Twenty Men walk the streets of Har Nof, Jerusalem. There are no cars on the road, there is only laughter and genuine joy about life. This Shabbos in Jerusalem was extra meaningful. My Rabbi Jack and his sister (my close friend), Sarah, had suddenly lost their mother weeks before this highly anticipated trip and thus everything about this trip would be dedicated to her memory. Ten days in the holy land to focus on building ourselves up. I could have gone to Cabo and drank on a beach, I could have gone snowboarding in Tahoe - I chose Jerusalem. I chose to work on myself, devoutly interested in “Mussar.” Memorable, meaningful, spiritual - 2017 ended with passion and divine inspiration, diametrically opposed to how it began. 2018 though, buckle up!
It’s 4am, we had just been re-routed mid-flight path from New York City to Dulles airport in Washington DC. What else could possibly go wrong on a trip that I had already endured a full day layover in Moscow, Russia from Tel Aviv…One airline attendee fending questions from a hundred furious and befuddled passengers. An entire airport devoid of workers as the Bomb Cyclone pummeled the east coast with snow. Dulles Airport, 4am, unable to retrieve luggage and told to fend for ourselves to get back to New York. A 5am train and we roll into New York City, sleepless, luggage-less, 48 hours from initial takeoff. Welcome to 2018 - it’s going to be a year to remember!
Jan 4th, 2018 - The countdown begins. I’m a month away from picking up my life in New York and moving to Los Angeles - a reinvention of sorts. My friend’s write my succession plan, I sublease my place to a Colombian entrepreneur and I embark on my farewell tour of New York. A full month of goodbye’s is in order. Steak dinner with the boss, company brunch circled around roasting my oddities, loose romantic ties screeching to a halt and a final NYC night out with all my best friends resulting in Karaoke and endless smiles. I knew I would miss New York, but I knew I had to go.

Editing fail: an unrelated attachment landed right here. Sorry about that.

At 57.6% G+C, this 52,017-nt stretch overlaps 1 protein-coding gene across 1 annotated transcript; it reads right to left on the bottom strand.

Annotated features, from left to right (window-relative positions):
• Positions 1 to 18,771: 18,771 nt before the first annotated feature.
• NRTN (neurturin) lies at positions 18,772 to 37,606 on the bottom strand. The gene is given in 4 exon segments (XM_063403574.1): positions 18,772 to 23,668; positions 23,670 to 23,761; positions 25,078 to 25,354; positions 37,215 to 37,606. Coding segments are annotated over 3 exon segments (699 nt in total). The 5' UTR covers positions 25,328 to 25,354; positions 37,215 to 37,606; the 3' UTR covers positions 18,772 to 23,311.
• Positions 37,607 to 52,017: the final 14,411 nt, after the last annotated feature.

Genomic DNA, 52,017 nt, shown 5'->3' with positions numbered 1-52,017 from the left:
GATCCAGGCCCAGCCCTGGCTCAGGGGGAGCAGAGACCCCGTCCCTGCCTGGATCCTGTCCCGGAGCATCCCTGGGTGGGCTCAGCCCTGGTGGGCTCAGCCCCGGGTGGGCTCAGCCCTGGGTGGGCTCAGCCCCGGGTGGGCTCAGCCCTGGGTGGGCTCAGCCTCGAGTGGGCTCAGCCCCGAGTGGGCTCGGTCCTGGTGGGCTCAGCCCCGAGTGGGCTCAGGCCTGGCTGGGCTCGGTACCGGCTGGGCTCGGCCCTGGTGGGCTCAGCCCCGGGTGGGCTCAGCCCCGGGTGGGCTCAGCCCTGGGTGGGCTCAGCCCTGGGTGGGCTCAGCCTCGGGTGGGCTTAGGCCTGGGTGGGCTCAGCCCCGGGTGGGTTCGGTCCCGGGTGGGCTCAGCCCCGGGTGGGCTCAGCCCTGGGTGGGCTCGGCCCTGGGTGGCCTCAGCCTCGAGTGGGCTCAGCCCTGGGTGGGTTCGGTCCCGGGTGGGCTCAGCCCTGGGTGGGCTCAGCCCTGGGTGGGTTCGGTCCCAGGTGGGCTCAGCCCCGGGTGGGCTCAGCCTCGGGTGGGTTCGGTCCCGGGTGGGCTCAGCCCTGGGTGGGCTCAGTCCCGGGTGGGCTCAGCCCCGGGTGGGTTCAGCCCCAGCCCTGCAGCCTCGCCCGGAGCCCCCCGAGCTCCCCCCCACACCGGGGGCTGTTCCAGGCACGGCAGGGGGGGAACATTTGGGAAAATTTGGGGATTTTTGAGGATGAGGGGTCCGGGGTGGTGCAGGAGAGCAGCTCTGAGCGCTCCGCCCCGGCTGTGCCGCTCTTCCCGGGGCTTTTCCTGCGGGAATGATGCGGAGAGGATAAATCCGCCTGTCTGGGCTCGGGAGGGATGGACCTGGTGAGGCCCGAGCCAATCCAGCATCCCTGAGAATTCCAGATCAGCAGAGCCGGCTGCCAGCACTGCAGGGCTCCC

LECH LECHA (GO, GO FOR YOU)
Two duffel bags packed and a friend’s couch awaiting, I moved to Los Angeles - reflecting on what my life might become. I had one agenda and one agenda only, meet as many people as possible with no expectations and see what happens. When asked why I moved to Los Angeles, I gave three main reasons:
1) I was 27 and single, I was yearning for change. I didn’t want to wake up at 30 knowing I had only ever lived in New York - I wanted to act now and LA felt rational given my experience in October.
2) My business was West Coast based and I was intrigued by the West Coast real estate markets. If I was going to thrive in West Coast real estate, I had to live on the West Coast, Naturally.
3) I wanted to double down on the outdoorsy lifestyle of Southern California. Bike more. Hike more. Eliminate the cold and live by the beach.
The following eleven months ensued in a whirlwind of acclimation and adjustment. I ditched the subways for the highways, got a Jeep, got a girl, built new friend groups and refused to slow down. I experienced some extreme HIGHs, like meeting Laurelle and discovering my professional future, and some transitionary lows, like intermittent and intense loneliness, two hour crawls on the 405 and battles with my own self-esteem. The city of Angels had given me a chance - it was my opportunity to take it.